Microsoft is one of the largest, oldest technology companies globally, having been an integral part of the computer revolution that started in the 1980s. Okta is a large, successful software company specializing in identity control and user authentication for other companies (known as IAM security software). Despite those impressive pedigrees, both companies have been successfully hacked by an up-and-coming criminal group known as “Lapsus$.” But how did it happen and was multifactor authentication used?
Who Is Lapsus$?
Lapsus$ is a cybercrime group that originally started in Brazil. As with other hacker groups, the online nature of cybercrime means that membership is not strictly limited to the country of origin. They are a recent arrival on the digital crime scene, having begun operations only in December of 2021.
However, they have already been confirmed to have successfully infiltrated the likes of Korean electronics giant Samsun, graphics card manufacturer Nvidia, and even the game developer and publisher Ubisoft. They specialize in going after corporate targets, stealing confidential data, and releasing it unless a ransom is paid.
What Happened To Okta?
Okta immediately informed the affected clients while publicly stating only 2.5% of their total clientele was impacted by the intrusion. After conducting an investigation, they concluded that a support engineer had left a laptop vulnerable for five days, and the laptop was likely hacked during this period.
In this case, it wasn’t a situation where Okta’s internal security failed, so much as negligent security measures by an individual engineer resulted in an account-takeover and access to the compromised system.
What Happened To Microsoft
Microsoft had over 40 GB of data stolen and publicly disclosed online, including source code for software like Cortana and Bing. When Microsoft conducted their investigation, they discovered that a single account was responsible for the data theft, but the account had not been hacked, as proper authentication had granted access.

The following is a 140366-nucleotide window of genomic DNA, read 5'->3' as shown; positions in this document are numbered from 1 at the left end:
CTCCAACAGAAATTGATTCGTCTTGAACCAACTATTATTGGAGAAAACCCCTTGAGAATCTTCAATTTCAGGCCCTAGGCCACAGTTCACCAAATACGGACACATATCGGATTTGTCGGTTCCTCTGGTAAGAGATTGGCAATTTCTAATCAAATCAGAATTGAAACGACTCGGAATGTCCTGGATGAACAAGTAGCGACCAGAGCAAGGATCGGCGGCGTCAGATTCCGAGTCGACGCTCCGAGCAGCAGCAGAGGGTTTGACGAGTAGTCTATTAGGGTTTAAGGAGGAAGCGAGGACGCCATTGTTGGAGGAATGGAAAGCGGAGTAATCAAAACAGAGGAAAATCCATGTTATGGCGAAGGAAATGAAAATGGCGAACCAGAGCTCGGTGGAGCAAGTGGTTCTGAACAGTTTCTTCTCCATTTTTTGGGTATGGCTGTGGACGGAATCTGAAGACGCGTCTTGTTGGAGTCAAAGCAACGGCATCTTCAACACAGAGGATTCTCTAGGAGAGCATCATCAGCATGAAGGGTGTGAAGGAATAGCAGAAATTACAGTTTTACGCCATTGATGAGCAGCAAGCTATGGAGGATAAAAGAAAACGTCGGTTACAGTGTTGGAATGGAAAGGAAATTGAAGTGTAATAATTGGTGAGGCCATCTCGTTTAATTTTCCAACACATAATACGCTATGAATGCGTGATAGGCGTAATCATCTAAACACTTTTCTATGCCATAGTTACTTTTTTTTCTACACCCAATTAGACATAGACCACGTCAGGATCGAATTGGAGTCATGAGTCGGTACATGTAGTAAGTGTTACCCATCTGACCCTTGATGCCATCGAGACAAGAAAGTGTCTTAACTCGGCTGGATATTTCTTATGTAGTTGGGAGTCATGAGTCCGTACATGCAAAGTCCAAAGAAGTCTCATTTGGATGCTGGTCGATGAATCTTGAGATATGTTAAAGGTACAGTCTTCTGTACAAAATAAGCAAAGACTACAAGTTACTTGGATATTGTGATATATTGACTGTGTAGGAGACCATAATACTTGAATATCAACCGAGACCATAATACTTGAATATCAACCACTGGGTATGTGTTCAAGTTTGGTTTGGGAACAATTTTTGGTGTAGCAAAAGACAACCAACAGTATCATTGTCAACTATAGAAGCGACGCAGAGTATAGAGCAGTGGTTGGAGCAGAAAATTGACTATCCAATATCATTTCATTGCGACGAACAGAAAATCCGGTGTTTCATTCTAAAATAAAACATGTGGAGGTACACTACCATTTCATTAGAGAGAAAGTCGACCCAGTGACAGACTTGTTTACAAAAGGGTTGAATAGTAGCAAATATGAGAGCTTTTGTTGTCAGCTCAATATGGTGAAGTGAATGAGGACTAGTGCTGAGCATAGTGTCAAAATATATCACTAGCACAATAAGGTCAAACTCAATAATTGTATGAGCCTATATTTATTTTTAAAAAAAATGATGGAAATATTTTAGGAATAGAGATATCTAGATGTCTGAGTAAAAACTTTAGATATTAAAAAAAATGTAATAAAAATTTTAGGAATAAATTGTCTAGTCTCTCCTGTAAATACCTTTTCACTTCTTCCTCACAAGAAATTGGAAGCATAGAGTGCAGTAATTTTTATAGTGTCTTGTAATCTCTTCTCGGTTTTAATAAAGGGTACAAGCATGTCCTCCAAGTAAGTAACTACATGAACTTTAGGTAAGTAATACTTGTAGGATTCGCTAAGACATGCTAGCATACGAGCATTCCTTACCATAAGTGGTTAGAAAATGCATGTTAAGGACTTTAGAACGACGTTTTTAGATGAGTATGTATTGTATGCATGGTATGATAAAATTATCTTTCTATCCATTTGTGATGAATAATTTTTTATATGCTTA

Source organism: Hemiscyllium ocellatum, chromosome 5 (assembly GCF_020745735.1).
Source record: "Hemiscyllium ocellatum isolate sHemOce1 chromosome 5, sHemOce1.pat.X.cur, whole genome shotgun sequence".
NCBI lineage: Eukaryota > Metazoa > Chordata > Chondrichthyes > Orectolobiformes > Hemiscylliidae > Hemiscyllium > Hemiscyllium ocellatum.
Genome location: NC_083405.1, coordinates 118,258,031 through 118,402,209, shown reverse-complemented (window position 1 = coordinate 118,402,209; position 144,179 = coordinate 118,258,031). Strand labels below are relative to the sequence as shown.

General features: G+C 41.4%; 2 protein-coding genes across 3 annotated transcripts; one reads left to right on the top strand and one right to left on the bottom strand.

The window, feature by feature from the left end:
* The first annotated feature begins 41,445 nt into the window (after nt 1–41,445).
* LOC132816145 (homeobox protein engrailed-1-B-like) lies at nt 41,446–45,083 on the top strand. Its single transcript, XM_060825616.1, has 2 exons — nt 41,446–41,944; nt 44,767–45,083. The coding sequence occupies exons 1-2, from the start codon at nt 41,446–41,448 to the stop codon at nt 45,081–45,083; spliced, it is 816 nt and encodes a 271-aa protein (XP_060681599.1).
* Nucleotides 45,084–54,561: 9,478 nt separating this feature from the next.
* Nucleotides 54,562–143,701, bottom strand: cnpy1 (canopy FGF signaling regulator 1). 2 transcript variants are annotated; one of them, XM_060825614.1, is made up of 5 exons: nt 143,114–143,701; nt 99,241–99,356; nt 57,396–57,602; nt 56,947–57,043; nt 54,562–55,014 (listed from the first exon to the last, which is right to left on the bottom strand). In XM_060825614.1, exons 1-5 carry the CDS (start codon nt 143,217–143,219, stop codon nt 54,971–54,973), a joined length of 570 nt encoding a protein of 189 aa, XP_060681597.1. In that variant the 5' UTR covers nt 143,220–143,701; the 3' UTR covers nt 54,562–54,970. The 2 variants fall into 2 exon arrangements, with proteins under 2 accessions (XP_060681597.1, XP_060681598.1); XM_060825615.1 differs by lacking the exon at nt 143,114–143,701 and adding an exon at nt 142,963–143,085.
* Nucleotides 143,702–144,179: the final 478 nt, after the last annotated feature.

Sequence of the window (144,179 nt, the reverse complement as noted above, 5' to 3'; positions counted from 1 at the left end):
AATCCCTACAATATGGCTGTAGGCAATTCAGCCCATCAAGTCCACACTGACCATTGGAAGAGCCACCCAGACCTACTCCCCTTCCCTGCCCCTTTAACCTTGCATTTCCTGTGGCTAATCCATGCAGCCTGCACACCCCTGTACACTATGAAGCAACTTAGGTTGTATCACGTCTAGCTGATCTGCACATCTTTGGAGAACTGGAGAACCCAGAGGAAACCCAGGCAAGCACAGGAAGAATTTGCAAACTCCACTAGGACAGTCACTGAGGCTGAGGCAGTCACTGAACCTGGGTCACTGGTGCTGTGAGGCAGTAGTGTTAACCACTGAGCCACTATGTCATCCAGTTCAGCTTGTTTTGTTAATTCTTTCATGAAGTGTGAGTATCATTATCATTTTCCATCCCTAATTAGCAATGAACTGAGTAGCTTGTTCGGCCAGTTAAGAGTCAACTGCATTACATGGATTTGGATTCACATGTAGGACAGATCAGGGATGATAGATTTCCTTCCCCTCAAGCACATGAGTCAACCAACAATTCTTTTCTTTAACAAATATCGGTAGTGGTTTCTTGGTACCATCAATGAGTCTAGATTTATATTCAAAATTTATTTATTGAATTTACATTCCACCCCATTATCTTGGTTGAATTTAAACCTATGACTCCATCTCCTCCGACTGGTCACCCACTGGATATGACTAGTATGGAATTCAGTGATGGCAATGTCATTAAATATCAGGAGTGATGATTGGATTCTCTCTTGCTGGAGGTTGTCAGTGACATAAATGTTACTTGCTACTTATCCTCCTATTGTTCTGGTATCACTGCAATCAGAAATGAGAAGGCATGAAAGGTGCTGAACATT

In this case, the account was compromised by “social engineering,” where hackers deceive a user into voluntarily giving up account details, usually by either posing as an official or installing malware on a USB key that a user thinks contains other types of data so that when it is installed on a system, it seizes control.
Key-based Multifactor Authentication Makes A Difference
This is why the discipline to implement and use key-based multifactor authentication is so crucial. Stealing a password for a specific device or online account is easy. With this type of multifactor authentication involving key-pairs, additional gates and checks are added so that a password is not enough to grant account access. However, multifactor authentication only works when people have the discipline to follow it and the resilience to take on the extra work of using a second authentication factor – such as SMS-OTP or emailed codes.
If you’re interested in using the FIDO protocol and moving to a key-based passwordless authentication system, that provides the maximum security to prevent phishing and other ways of executing account takeovers read here to learn more.